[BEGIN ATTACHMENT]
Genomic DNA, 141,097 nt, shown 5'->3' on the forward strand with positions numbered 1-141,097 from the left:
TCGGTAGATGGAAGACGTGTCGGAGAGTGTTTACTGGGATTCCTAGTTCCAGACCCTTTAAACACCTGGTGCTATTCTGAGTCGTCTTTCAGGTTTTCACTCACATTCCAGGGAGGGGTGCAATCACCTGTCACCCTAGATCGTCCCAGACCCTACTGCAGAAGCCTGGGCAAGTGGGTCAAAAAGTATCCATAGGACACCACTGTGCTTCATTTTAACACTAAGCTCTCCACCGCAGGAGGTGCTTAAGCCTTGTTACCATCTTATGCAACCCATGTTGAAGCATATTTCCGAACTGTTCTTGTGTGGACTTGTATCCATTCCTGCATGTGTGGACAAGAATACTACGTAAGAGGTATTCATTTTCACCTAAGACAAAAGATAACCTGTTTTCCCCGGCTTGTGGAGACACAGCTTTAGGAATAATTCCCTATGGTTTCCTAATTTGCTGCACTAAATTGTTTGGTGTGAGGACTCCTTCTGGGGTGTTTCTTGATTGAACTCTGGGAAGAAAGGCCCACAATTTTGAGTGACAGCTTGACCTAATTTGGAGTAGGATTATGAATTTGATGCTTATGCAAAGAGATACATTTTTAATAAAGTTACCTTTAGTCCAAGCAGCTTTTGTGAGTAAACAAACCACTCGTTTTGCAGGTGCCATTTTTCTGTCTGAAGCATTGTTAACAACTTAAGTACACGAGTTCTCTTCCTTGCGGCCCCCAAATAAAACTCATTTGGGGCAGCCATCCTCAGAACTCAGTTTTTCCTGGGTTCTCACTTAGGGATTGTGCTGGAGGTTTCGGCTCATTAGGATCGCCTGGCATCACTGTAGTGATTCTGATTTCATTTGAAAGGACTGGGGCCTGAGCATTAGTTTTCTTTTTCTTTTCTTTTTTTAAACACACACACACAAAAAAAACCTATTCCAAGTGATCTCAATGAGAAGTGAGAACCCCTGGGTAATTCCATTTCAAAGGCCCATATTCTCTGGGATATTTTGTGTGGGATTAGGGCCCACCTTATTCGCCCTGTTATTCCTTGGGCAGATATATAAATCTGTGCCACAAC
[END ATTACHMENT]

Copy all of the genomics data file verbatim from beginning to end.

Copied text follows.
Genomic DNA, 141,097 nt, shown 5'->3' on the forward strand with positions numbered 1-141,097 from the left:
TCGGTAGATGGAAGACGTGTCGGAGAGTGTTTACTGGGATTCCTAGTTCCAGACCCTTTAAACACCTGGTGCTATTCTGAGTCGTCTTTCAGGTTTTCACTCACATTCCAGGGAGGGGTGCAATCACCTGTCACCCTAGATCGTCCCAGACCCTACTGCAGAAGCCTGGGCAAGTGGGTCAAAAAGTATCCATAGGACACCACTGTGCTTCATTTTAACACTAAGCTCTCCACCGCAGGAGGTGCTTAAGCCTTGTTACCATCTTATGCAACCCATGTTGAAGCATATTTCCGAACTGTTCTTGTGTGGACTTGTATCCATTCCTGCATGTGTGGACAAGAATACTACGTAAGAGGTATTCATTTTCACCTAAGACAAAAGATAACCTGTTTTCCCCGGCTTGTGGAGACACAGCTTTAGGAATAATTCCCTATGGTTTCCTAATTTGCTGCACTAAATTGTTTGGTGTGAGGACTCCTTCTGGGGTGTTTCTTGATTGAACTCTGGGAAGAAAGGCCCACAATTTTGAGTGACAGCTTGACCTAATTTGGAGTAGGATTATGAATTTGATGCTTATGCAAAGAGATACATTTTTAATAAAGTTACCTTTAGTCCAAGCAGCTTTTGTGAGTAAACAAACCACTCGTTTTGCAGGTGCCATTTTTCTGTCTGAAGCATTGTTAACAACTTAAGTACACGAGTTCTCTTCCTTGCGGCCCCCAAATAAAACTCATTTGGGGCAGCCATCCTCAGAACTCAGTTTTTCCTGGGTTCTCACTTAGGGATTGTGCTGGAGGTTTCGGCTCATTAGGATCGCCTGGCATCACTGTAGTGATTCTGATTTCATTTGAAAGGACTGGGGCCTGAGCATTAGTTTTCTTTTTCTTTTCTTTTTTTAAACACACACACACAAAAAAAACCTATTCCAAGTGATCTCAATGAGAAGTGAGAACCCCTGGGTAATTCCATTTCAAAGGCCCATATTCTCTGGGATATTTTGTGTGGGATTAGGGCCCACCTTATTCGCCCTGTTATTCCTTGGGCAGATATATAAATCTGTGCCACAAC